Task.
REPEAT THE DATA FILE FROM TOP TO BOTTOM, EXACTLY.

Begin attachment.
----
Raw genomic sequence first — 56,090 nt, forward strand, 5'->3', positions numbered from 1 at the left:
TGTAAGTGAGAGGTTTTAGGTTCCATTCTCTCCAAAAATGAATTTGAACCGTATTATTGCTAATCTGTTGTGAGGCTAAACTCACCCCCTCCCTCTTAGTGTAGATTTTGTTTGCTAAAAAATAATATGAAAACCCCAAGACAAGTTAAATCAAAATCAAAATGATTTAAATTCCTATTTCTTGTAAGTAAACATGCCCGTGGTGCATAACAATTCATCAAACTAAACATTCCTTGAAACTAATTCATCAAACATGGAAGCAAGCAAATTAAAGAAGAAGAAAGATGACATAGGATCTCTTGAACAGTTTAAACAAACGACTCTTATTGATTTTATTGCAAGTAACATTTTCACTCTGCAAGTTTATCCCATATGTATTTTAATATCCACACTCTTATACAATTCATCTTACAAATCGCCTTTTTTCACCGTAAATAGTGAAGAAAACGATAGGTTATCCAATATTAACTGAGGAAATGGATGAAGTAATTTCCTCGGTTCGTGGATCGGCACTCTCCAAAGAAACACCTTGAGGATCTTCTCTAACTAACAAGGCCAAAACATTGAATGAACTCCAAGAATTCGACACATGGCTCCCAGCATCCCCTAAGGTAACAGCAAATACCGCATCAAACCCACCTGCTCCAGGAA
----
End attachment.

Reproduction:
Raw genomic sequence first — 56,090 nt, forward strand, 5'->3', positions numbered from 1 at the left:
TGTAAGTGAGAGGTTTTAGGTTCCATTCTCTCCAAAAATGAATTTGAACCGTATTATTGCTAATCTGTTGTGAGGCTAAACTCACCCCCTCCCTCTTAGTGTAGATTTTGTTTGCTAAAAAATAATATGAAAACCCCAAGACAAGTTAAATCAAAATCAAAATGATTTAAATTCCTATTTCTTGTAAGTAAACATGCCCGTGGTGCATAACAATTCATCAAACTAAACATTCCTTGAAACTAATTCATCAAACATGGAAGCAAGCAAATTAAAGAAGAAGAAAGATGACATAGGATCTCTTGAACAGTTTAAACAAACGACTCTTATTGATTTTATTGCAAGTAACATTTTCACTCTGCAAGTTTATCCCATATGTATTTTAATATCCACACTCTTATACAATTCATCTTACAAATCGCCTTTTTTCACCGTAAATAGTGAAGAAAACGATAGGTTATCCAATATTAACTGAGGAAATGGATGAAGTAATTTCCTCGGTTCGTGGATCGGCACTCTCCAAAGAAACACCTTGAGGATCTTCTCTAACTAACAAGGCCAAAACATTGAATGAACTCCAAGAATTCGACACATGGCTCCCAGCATCCCCTAAGGTAACAGCAAATACCGCATCAAACCCACCTGCTCCAGGAA